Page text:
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Re: Worms versus Bots

  • From: chuck goolsbee
  • Date: Tue May 04 20:04:57 2004

At 4:19 PM -0500 5/4/04, Laurence F. Sheldon, Jr. wrote:
chuck goolsbee wrote:

However, up to 90% of the users *are* stupid:
I didn't say that, I only quoted (Valdis Kletnieks) it... to which I replied that compensating for stupidity is a zero-sum game.

Seriosuly though, the Internet might be a better place for it. After all, 90% of those "stupid" people just want email and HTTP.
Do we have a pointer to a rigorous study that indicates either
First of all, I was disagreeing with Valdis' assessment of "stupidity"... a more accurate term would be "non-technical."

I have no rigorous study to point to sorry. But I will say virtually all the "home users" I have encountered are running Windows for the purpose of getting email and using "the Web". That machine is usually in some unprotected, or already compromised state. I make similar/same suggestions to them that have already been stated here:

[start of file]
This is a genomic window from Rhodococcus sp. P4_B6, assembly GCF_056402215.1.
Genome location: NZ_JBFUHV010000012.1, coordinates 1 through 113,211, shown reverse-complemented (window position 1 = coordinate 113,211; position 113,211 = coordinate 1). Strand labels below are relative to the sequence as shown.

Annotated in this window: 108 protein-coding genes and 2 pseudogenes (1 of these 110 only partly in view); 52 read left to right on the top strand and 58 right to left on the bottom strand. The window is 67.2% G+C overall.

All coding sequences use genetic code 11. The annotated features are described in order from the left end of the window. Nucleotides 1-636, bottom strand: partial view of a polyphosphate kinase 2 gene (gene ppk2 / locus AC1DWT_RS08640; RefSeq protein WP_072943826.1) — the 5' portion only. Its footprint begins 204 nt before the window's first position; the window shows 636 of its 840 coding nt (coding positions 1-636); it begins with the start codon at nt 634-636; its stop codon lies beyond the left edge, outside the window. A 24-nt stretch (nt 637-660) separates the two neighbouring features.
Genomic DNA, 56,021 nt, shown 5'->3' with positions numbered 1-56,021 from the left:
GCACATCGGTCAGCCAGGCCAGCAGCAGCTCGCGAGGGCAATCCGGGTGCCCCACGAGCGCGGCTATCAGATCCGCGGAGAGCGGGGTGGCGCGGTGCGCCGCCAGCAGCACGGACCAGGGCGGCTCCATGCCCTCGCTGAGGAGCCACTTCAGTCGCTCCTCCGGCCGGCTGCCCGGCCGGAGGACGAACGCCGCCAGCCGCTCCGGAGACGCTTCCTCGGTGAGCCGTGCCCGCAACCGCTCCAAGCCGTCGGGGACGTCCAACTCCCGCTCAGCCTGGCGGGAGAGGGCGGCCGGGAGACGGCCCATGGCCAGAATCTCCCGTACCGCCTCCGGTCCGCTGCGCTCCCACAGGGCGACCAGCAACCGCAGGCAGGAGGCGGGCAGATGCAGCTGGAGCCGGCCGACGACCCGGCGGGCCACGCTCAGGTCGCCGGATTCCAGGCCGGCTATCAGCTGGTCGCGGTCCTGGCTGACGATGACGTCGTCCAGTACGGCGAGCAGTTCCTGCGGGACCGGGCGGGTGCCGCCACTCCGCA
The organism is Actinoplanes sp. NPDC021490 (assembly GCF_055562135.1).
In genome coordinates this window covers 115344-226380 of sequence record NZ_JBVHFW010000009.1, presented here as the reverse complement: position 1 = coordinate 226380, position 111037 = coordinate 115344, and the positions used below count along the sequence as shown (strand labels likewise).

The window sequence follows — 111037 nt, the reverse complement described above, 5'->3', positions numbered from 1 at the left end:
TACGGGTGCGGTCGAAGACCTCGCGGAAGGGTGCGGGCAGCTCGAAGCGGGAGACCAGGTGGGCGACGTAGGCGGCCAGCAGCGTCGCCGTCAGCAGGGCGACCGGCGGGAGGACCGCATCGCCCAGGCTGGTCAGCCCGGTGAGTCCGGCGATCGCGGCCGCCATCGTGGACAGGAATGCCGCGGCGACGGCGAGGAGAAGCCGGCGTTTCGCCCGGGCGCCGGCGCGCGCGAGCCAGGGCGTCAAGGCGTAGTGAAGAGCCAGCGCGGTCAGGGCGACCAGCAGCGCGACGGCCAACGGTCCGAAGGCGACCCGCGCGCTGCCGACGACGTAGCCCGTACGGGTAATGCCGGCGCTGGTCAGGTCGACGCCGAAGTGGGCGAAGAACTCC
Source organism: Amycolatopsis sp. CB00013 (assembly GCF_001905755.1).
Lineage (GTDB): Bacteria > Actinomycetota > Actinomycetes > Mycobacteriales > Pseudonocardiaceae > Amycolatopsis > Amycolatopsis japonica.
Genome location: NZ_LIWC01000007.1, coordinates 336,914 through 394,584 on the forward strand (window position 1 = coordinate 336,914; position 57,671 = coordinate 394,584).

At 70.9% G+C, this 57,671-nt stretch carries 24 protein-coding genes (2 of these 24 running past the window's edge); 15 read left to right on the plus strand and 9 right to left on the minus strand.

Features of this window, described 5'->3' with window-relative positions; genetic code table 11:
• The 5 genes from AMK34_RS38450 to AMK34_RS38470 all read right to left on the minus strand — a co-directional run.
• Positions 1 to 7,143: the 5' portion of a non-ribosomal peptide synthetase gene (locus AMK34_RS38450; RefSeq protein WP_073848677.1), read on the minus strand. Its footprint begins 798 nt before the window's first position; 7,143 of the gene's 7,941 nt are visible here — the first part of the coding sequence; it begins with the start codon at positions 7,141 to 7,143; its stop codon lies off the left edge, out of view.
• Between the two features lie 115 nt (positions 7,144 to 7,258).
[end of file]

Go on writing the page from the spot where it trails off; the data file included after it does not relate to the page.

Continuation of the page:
Nuke/pave, enable what security features are available in the OS, get a firewall, NAT, etc etc.

The prescription seems to be viewed to be as difficult as the disease it cures. Zero-sum.

So maybe they WOULD be better with a "WebTV" model.

Or a Macintosh.

Or is it possible there are other explanations?
Perhaps. I'm just reporting what I am seeing.

What will be do when they figure out that paying us to let them hurt
themselves is a sub-optimal use of their money?
How is WebTV doing these days? Since it is now Microsoft can their boxen get rooted/zombied/botted now too? I'll admit I never paid too much attention to WebTV.

Perhaps there is a market for "safe Internet access"... I don't know. But I suspect the barrier to entry is either making it work with the dominant platform, or asking the market take the leap to another platform. Both are unlikely. What I do know is that the dominant platform is inherently insecure, and many of its users, those "non-technical" folks I referred to... they seem to be mostly unaware of the danger they pose to themselves and everyone else on the Network.